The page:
By Ian Fraser
Published: Scottish Business Insider
Date: 3 June 2008
Is PPP a thing of the past? And if so, what replaces it?
ON THE first anniversary of gaining the keys to Bute House, Alex Salmond won many plaudits from the business community for his stewardship of the Scottish economy. However, there is one area where his government was seen as having scored less well – its approach to PFI/PPP.
The nationalists’ hostility to this funding method has been known for some time but it became abundantly clear within a few days of them taking office, when justice secretary Kenny MacAskill killed off plans for the £100m Low Moss prison near Bishopbriggs. Rather than being built under PPP as planned, MacAskill decreed the new gaol would be built using public sector procurement.
Salmond stuck a further two fingers up to the country’s PPP establishment in April when he said Scotland’s biggest ever hospital building project – the £842m New Southern Hospital in Glasgow – would also be built using traditional public procurement. This led some private sector players to question Greater Glasgow Health Board’s ability to deliver the project on time and on budget.
The nationalists’ long term plan is to replace PFI with the Scottish Futures Trust (SFT). Yet plans for the SFT remain vague. Perhaps unsurprisingly, the plan came in for a slating during a consultation period that ended in March.
The Chartered Institute of Public Finance Accountants said greater clarity was required on the SFT’s aims and remit. “Is it to be a funder, service provider/contractor, advisor or procurement agent? If the SFT is to take on a number of roles how will it manage potential conflicts of interest?” Other respondents questioned whether the new body would be able to issue bonds to raise finance without an Act of Parliament in Westminster.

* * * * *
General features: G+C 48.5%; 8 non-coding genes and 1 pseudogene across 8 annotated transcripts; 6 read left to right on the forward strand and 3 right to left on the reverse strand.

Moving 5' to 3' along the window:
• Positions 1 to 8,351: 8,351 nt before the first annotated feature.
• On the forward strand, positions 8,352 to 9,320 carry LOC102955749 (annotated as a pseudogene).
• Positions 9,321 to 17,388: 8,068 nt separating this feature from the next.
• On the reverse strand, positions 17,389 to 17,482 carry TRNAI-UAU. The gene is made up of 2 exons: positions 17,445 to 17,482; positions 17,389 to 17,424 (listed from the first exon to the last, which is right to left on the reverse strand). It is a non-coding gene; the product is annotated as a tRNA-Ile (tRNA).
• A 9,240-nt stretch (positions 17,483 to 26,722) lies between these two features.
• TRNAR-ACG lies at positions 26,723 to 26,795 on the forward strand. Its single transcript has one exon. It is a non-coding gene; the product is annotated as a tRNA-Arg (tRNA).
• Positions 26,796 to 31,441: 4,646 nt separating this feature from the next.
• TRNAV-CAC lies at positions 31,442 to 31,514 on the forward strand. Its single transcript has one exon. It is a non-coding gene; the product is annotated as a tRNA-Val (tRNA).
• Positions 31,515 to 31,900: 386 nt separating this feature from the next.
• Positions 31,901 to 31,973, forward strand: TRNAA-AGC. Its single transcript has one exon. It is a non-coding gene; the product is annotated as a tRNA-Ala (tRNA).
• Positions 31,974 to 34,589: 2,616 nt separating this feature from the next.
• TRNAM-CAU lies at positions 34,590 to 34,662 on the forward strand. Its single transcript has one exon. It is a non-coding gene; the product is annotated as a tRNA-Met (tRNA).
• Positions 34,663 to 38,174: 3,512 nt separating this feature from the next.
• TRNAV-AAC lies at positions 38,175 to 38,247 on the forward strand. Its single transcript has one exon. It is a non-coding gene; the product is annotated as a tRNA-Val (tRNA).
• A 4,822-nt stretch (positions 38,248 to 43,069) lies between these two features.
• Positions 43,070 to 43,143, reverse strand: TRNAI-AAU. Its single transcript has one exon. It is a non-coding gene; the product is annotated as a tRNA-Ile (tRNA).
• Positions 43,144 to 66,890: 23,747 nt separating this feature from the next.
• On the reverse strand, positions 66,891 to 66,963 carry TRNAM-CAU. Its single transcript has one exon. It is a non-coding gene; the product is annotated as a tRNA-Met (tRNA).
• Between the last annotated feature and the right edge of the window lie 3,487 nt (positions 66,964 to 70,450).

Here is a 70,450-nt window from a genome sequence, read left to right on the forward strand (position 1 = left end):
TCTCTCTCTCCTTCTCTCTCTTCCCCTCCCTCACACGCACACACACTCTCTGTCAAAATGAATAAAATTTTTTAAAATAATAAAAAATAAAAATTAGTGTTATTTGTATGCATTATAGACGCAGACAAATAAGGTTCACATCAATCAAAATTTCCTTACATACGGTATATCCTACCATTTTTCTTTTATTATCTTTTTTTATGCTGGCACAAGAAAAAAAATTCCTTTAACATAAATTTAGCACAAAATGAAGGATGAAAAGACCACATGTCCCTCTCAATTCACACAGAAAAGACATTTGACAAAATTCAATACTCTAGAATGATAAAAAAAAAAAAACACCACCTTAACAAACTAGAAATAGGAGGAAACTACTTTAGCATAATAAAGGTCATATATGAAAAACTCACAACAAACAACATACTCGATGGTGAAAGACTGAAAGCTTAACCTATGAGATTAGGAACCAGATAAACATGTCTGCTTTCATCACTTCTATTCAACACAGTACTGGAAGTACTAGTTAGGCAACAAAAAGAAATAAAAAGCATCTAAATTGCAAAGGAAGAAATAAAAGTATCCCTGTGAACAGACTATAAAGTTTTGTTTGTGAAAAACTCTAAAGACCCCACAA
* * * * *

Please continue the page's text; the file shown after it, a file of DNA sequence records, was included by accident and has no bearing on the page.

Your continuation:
Michael McAuley, partner at law firm Dundas & Wilson says: “My main concern is the SFT could prove more expensive for the taxpayer than PPP and that it will fail to get the support of local authorities and health boards, as having a centralised body will limit their opportunities to have an input into the design of new projects.”
Given the current vagueness of the proposal, the new body is unlikely to see the light of day until 2011 at the earliest. In the interim, the Scottish Government is insisting that a variant of PPP known as the non-profit distributing (NPD) model – which was initially piloted by Argyll & Bute council for a schools project in 2005 – is used for all PPP-type projects in Scotland.
But the blanket use of the NPD model is alienating many in the private sector who do not like to see their profits capped.
Juliet Haldane, a partner in law firm Shepherd & Wedderburn, thinks a combination of uncertainty over SFT and the government’s insistence on NPDs “means the market is losing interest in Scotland. There’s a huge amount of frustration. This was a very mature and busy market but that has just gone. There is really no pipeline at all. We’re looking to England, Poland and Estonia. I expect every law firm in this sector to do the same.”